Taking his time and not rushing through the performance, Ure allowed the audience’s food, as well the music, to digest slowly as he spoke affectionately about his influences, moving into David Bowie classic, “Lady Stardust.” It was during this portion of the evening where Ure allowed plenty of time between songs, conversating with the room, cracking jokes, and reflecting on the past. Sure to quench the thirst of long-time supporters, he mixed in Ultravox’s protest style piece, “All Fall Down,” before the relaxing “Let it Rise,” which was originally a collaboration with Germany’s Schiller back in 2010. The tone of his voice was as pronounced, strong, and continuously vital going into “Light in Your Eyes,” “Guns and Arrows,” and another Ultrvox piece, “Lament.” With the sudden and shocking news that friend and former bandmate, Steve Strange of Visage, had passed away two weeks prior at the young age of fifty-five, a heavy hearted Ure dedicated the song “Fade to Grey” in his memory.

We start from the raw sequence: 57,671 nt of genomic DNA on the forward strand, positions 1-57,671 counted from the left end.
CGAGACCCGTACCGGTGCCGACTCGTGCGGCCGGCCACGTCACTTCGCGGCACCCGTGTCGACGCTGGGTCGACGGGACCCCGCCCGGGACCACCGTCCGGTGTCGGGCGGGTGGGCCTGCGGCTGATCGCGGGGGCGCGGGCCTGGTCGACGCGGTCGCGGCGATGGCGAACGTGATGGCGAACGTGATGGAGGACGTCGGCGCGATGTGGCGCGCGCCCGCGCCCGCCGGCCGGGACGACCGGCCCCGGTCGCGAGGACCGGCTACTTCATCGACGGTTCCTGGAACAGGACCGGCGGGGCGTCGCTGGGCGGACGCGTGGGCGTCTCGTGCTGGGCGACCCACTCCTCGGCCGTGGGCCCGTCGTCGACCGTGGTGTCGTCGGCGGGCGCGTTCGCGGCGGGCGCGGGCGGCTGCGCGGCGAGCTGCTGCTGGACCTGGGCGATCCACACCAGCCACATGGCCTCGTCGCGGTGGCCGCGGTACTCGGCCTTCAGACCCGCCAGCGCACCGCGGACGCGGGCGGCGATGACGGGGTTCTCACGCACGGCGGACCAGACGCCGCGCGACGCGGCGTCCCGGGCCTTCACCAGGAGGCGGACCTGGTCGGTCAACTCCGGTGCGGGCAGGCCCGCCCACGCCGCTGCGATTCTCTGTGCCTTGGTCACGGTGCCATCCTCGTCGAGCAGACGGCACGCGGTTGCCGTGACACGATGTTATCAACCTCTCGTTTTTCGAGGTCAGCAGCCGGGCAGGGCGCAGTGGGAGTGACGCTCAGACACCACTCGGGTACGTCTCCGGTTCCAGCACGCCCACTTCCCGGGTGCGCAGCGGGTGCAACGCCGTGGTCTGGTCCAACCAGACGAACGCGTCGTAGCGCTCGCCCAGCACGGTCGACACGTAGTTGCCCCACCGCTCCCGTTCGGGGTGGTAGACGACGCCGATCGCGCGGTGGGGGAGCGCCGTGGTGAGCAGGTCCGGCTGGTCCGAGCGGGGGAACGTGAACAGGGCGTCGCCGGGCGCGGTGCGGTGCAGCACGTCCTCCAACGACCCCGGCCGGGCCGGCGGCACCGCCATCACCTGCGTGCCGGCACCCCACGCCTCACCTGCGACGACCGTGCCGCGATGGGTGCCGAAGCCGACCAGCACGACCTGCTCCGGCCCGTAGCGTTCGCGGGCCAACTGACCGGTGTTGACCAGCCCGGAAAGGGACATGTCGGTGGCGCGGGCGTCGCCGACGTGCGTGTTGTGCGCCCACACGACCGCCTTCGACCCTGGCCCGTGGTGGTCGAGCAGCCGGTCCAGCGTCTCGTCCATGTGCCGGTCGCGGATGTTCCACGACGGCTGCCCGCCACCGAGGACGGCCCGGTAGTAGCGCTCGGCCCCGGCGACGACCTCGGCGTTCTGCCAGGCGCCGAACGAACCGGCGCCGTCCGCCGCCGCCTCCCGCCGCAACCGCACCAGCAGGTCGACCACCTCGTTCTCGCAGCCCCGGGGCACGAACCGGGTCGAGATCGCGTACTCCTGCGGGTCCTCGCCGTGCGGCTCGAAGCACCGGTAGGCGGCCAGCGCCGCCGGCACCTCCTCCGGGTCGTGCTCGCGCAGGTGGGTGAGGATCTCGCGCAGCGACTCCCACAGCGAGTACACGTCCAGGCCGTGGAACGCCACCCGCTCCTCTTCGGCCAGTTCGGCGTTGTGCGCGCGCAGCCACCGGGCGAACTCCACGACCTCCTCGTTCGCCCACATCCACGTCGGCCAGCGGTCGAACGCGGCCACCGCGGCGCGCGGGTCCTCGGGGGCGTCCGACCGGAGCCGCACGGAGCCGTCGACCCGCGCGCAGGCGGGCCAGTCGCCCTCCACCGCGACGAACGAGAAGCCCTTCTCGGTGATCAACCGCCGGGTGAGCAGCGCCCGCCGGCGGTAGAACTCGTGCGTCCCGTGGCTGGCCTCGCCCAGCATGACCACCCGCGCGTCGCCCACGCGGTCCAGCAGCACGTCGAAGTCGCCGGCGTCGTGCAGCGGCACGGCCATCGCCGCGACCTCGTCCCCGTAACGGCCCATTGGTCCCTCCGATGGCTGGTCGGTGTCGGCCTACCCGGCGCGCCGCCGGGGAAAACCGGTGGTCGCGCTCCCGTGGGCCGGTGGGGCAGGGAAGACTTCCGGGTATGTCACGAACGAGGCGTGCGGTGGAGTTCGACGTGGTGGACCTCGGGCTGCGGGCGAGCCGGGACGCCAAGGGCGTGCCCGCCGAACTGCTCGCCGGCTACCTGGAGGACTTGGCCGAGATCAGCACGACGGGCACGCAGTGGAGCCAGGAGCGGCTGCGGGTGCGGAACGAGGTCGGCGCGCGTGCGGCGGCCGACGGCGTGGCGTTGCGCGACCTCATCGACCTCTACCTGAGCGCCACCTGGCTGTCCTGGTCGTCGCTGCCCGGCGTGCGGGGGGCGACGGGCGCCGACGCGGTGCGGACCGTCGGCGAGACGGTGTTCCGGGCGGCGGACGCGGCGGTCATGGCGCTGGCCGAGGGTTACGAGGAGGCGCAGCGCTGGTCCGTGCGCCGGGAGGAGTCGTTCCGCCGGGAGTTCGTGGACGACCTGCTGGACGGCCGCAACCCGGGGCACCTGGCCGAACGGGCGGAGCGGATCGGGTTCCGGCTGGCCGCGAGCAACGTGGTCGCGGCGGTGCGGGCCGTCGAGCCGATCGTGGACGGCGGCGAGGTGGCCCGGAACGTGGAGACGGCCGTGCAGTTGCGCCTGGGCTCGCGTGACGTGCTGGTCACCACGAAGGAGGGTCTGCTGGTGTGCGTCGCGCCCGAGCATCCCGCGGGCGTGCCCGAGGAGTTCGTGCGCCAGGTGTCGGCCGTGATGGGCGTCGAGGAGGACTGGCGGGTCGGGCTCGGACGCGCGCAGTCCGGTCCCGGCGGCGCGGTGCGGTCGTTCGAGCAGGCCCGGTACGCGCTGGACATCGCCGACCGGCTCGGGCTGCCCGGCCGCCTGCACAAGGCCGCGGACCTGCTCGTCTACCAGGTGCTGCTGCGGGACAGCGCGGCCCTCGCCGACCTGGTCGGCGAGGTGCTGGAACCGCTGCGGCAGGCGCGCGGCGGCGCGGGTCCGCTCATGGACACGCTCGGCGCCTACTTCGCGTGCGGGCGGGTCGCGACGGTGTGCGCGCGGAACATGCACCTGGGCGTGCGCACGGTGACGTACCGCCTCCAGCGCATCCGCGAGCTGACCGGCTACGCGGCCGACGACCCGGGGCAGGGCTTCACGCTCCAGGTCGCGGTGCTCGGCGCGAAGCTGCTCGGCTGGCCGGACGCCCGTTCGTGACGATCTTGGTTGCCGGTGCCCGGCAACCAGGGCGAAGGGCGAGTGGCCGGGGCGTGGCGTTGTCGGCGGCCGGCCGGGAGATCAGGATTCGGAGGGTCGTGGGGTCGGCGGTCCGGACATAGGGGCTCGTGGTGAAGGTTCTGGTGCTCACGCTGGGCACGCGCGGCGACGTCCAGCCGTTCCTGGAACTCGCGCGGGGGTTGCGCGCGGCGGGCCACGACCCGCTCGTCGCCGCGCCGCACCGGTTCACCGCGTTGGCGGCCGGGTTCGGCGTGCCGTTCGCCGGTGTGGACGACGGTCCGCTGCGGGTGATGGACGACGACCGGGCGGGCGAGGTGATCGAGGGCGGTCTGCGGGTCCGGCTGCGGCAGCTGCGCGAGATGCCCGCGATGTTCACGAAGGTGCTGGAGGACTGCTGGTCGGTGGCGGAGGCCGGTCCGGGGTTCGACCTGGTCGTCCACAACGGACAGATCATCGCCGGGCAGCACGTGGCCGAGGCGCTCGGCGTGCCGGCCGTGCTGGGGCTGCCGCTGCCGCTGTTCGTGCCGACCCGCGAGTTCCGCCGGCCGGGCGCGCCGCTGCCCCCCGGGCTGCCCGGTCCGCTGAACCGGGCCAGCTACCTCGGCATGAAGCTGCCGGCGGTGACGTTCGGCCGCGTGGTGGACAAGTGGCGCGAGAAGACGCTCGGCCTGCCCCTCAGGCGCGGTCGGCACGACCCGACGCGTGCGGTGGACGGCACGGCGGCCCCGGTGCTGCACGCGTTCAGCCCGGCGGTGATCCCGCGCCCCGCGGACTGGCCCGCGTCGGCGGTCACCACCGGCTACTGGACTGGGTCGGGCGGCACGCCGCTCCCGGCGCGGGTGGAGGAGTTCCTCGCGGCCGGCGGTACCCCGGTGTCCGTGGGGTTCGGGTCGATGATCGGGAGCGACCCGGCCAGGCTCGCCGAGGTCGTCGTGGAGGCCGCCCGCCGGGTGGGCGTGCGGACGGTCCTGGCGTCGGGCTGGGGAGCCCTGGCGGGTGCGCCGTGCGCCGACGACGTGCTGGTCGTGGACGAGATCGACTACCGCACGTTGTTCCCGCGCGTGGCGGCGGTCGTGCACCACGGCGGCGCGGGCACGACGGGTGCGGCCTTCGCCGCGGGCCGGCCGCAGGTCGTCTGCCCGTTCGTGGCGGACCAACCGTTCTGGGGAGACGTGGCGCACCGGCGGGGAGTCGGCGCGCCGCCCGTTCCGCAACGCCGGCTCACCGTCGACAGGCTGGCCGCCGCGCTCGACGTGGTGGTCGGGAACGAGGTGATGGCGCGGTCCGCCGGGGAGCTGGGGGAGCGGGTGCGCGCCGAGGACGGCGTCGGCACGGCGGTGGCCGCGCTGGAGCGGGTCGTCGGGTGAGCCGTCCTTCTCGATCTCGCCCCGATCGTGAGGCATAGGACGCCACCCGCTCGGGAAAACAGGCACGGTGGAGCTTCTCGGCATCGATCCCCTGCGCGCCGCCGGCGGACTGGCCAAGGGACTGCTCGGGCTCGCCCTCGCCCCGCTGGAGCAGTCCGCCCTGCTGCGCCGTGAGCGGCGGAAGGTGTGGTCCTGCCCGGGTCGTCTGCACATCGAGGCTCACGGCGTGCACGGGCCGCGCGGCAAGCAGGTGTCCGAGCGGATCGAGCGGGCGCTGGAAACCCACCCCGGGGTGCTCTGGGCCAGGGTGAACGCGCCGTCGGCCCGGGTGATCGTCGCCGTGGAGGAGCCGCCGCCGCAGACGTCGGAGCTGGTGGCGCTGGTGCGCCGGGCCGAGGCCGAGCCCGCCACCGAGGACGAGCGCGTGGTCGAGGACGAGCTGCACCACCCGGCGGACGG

As Ure kept the evening intriguing, perhaps some of the most memorable moments outside the music were his observations of the modern world, whether it be the fact that many would rather stare into the screen of their cellphones to take images at a concert instead of watch the actual concert, or how there are simply no outlets for physical format music anymore. Sad but true, Ure’s introspective yet sarcastic tone had everyone smiling and relating on a number of levels. Saving some of the favorites for the tail end of the night, Ure played Ultravox hit, “Vienna,” before new songs “Become” and “If I Was,” before closing with the signature “Dancing With Tears In My Eyes.” Rather than go through the ordeal of walking off the stage only to return moments later, Ure went directly into an encore that featured new title track, “Fragile,” as a prelude to Ultravox’s 1981 hit, “The Voice.”